Unseasonably cool weather or extraordinary amountsFewer pool and irrigation and landscape
of raininstallations
Decreased purchases of chemicals and supplies
 Decreased purchases of impulse items such as
above-ground pools and accessories
Unseasonably early warming trends in spring/late coolingA longer pool and landscape season, thus positively
trends in fallimpacting our sales
(primarily in the northern half of the U.S. and Canada)  
Unseasonably late warming trends in spring/early coolingA shorter pool and landscape season, thus negatively
trends in fallimpacting our sales
(primarily in the northern half of the U.S. and Canada)  

Weather Impacts on 2021 and 2020 Results

Overall, varied weather conditions in the second quarter of 2021 favorably impacted our sales growth. While the southern states saw mild temperatures and above average precipitation, the western states, particularly California, experienced severely high temperatures and drought. The average U.S. temperature in June was the hottest on record in 127 years. Comparatively, in the second quarter of 2020, we observed generally mild weather conditions with warmer weather throughout the western United States.

Sales in the first quarter of 2021 benefited from generally mild weather conditions throughout the contiguous United States. In February 2021, Texas experienced the most costly winter storm event on record for the United States, which damaged many swimming pools and added to the existing, strong replacement opportunity in that market. In contrast, sales in the first quarter of 2020 benefited from much above-average temperatures throughout the United States, particularly in the southern United States.

CRITICAL ACCOUNTING ESTIMATES
We prepare our Consolidated Financial Statements in accordance with U.S. generally accepted accounting principles (GAAP), which require management to make estimates and assumptions that affect reported amounts and related disclosures. Management identifies critical accounting estimates as:
those that require the use of assumptions about matters that are inherently and highly uncertain at the time the estimates are made; and
those for which changes in the estimates or assumptions, or the use of different estimates and assumptions, could have a material impact on our consolidated results of operations or financial condition.
Management has discussed the development, selection and disclosure of our critical accounting estimates with the Audit Committee of our Board.  For a description of our critical accounting estimates that require us to make the most difficult, subjective or complex judgments, please see our 2020 Annual Report on Form 10-K.  We have not changed any of these policies from those previously disclosed in that report.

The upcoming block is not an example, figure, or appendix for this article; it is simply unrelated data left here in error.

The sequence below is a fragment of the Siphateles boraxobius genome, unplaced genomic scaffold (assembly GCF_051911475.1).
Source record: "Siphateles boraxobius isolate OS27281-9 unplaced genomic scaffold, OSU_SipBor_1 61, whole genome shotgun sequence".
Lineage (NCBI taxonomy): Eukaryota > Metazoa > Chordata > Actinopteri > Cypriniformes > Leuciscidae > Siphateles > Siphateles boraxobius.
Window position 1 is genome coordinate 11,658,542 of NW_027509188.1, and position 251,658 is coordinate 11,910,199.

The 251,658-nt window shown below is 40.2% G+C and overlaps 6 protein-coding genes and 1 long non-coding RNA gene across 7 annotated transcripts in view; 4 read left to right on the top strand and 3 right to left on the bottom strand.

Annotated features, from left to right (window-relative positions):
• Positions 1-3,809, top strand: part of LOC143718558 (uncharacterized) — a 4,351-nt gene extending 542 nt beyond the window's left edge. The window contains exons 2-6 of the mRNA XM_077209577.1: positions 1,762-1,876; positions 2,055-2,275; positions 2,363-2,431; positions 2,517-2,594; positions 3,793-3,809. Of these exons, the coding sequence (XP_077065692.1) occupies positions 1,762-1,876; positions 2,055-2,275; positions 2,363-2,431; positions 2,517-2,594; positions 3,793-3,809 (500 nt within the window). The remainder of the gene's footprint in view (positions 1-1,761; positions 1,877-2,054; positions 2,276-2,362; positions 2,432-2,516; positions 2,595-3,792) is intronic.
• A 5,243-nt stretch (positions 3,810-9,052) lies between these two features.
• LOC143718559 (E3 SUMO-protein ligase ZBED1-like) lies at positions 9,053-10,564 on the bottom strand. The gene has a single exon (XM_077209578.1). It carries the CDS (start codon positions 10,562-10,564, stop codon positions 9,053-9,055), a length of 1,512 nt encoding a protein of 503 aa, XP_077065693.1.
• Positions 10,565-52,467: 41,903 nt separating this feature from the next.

Recent Accounting Pronouncements
See Note 1 of “Notes to Consolidated Financial Statements,” included in Part I, Item 1 of this Form 10-Q for discussion of recent accounting pronouncements.
25


LIQUIDITY AND CAPITAL RESOURCES

Liquidity is defined as the ability to generate adequate amounts of cash to meet short-term and long-term cash needs. We assess our liquidity in terms of our ability to generate cash to fund our operating activities, taking into consideration the seasonal nature of our business. Significant factors which could affect our liquidity include the following:

cash flows generated from operating activities;
the adequacy of available bank lines of credit;
the quality of our receivables;
acquisitions;
dividend payments;
capital expenditures;
changes in income tax laws and regulations;
the timing and extent of share repurchases; and
the ability to attract long-term capital with satisfactory terms.

Our primary capital needs are seasonal working capital obligations, debt repayment obligations and other general corporate initiatives, including acquisitions, opening new sales centers, dividend payments and share repurchases. Our primary working capital obligations are for the purchase of inventory, payroll, rent, other facility costs and selling and administrative expenses. Our working capital obligations fluctuate during the year, driven primarily by seasonality and the timing of inventory purchases. Our primary sources of working capital are cash from operations supplemented by bank borrowings, which have historically been sufficient to support our growth and finance acquisitions. We have funded our capital expenditures and share repurchases in substantially the same manner.